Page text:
- The Washington Times - Friday, March 26, 2004

Move over greasy cheeseburgers and fries. Researchers now say the widespread use of the liquid corn sweetener, fructose, in soft drinks, baked goods and juice drinks might be a big factor in the swift rise in obesity in the United States.

“The increased use of high-fructose corn syrup (HFCS) in the United States [since the mid-1980s] mirrors the rapid increase in obesity,” George A. Bray, an obesity scientist at the Pennington Biomedical Research Center in Baton Rouge, La., and other authors of the fructose study said in an article to be published in the April issue of the American Journal of Clinical Nutrition.

“There is a distinct likelihood that the increased consumption of HFCS in beverages may be linked to the increase in obesity,” the researchers say.

The study points out that HFCS is used to sweeten all nondietary U.S. soft drinks and most fruit drinks and that consumption of the corn-syrup sweetener rose more than 1000 percent from 1970 to 1990.

Researchers reviewed consumption records from the Agriculture Department from 1967 to 2000, then combined those data with previous research and their own analyses. As a result, they calculated that Americans 2 years old and older consume an average of 132 calories per day through HFCS.

Even worse, they conclude that the top 20 percent of consumers of caloric sweeteners in this country ingest an average of 318 calories per day from HFCS. For some, it’s as much as 700 calories per day, Barry M. Popkin, another author of the study, said in a interview.

“We’ve been [overdosing] on soft drinks and fruit drinks in this country,” said Mr. Popkin, a professor of nutrition at the University of North Carolina at Chapel Hill.

He noted that the average American has increased daily caloric intake by more than 200 calories in the past 15 to 18 years, and he estimates that at least one-third to one-half of that excess has come from soft-drink and juice-drink consumption.

Meanwhile, obesity among Americans adults rose from 23 percent in the early 1990s to 30 percent today, according to the Department of Health and Human Services. Other data show that two-thirds of Americans are overweight.

“We can’t show causally a direct linkage” between increased HFCS consumption and obesity, “but there’s a lot of evidence to suggest it,” Mr. Popkin said.

Audrae Erickson, president of the Corn Refiners Association Inc., called the study “baseless,” saying the piece’s scientific facts make assumptions about high-fructose corn syrup’s role in obesity.

“No single food or sweetener causes obesity,” said Ms. Erickson with the Washington trade group for makers of corn starches, oils and sweeteners.

The food and beverage industries began switching their sweeteners from sucrose, or table sugar, to corn syrup in the 1970s, as they found the latter was cheaper to manufacture and it also was sweeter.

But unlike glucose, a major component of table sugar, scientists say fructose does not trigger responses in hormones that regulate appetite and energy use. Because of this, fructose is more likely to be converted into fat, the researchers say. They note that the “digestion, absorption, and metabolism of fructose differ from those of glucose.”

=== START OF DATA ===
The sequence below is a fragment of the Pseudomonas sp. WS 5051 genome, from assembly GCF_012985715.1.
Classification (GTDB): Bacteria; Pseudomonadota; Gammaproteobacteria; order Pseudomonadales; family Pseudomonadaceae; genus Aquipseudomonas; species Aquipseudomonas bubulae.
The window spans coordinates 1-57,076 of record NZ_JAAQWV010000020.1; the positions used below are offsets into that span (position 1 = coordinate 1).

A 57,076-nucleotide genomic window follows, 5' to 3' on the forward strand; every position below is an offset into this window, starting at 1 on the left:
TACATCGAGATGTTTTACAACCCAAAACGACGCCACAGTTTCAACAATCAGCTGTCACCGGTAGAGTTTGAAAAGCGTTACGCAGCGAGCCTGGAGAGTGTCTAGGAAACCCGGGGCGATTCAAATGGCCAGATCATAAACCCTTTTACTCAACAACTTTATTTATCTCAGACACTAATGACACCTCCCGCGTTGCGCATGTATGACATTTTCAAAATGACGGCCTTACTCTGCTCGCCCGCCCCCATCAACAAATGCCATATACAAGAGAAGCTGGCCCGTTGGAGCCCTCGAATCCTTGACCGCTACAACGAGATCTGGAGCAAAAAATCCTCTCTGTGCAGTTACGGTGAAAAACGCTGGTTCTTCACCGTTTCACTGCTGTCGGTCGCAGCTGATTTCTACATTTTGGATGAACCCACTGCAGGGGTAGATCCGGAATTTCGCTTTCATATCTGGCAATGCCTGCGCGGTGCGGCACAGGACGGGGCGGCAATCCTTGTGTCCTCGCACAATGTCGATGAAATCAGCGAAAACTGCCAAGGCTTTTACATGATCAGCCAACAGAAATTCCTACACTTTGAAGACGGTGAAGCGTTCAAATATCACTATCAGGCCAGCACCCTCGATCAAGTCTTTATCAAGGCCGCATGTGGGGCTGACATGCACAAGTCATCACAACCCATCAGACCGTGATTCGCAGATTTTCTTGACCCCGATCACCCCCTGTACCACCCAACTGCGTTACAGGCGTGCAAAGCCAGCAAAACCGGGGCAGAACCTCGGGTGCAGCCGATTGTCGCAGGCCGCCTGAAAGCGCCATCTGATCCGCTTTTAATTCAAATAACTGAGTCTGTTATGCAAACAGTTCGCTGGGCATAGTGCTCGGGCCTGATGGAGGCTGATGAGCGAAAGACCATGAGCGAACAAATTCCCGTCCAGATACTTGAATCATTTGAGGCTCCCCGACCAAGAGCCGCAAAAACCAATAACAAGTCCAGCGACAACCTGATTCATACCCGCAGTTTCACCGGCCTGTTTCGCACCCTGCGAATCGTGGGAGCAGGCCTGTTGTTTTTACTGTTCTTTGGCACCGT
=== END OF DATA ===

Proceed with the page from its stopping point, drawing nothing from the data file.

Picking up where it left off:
Mr. Popkin said both “clinical and animal studies show” that fructose consumption does not make someone feel full. “So you want to eat more and drink more,” he added.

In their report, the nutritionists say they think “an argument can now be made that the use of HFCS in beverages should be reduced and that HFCS should be replaced with alternative noncaloric sweeteners.”

The findings quickly were denounced by food and beverage groups that use HFCS in their products and by the Center for Science in the Public Interest, a leading critic of fast foods.

“Suggesting that people are somehow fatter today because soft drinks and food and dairy products are sweetened with HFCS, instead of sucrose, or table sugar, is totally ridiculous. People are heavier today because they are taking in too many calories and not getting enough exercise,” said Richard Adamson, vice president of scientific and technical affairs for the National Soft Drink Association.

Additionally, the increase in use of HFCS as a sweetener has not had a stronger impact on the amount of fructose in the U.S. diet because HFCS and sucrose each contain about the same amount of glucose, said Mr. Adamson and Alison Kretser, director of scientific and nutrition policy for the Grocery Manufacturers of America., which includes Coca-Cola Co., Kellogg Co., and Sara Lee Corp.

“HFCS is a blend of 42 percent fructose and 58 percent glucose. Table sugar is made of 50 percent fructose and 50 percent glucose,” Ms. Kretser said.

And Ms. Erickson pointed out that countries that opt for other sweeteners and use little high-fructose corn syrup, such as Mexico and members of the European Union, have similar obesity rates to the United States.

The food industry has come under attack for selling unhealthy foods, which has prompted companies such as McDonald’s and Kraft to change their menus, shrink servings sizes and offer healthier products.

Ms. Erickson said her group is not worried about lawsuits resulting from the article, because the study had no new data and mixed up scientific terms, which should question the validity of the study.

Marguerite Higgins contributed to this story.

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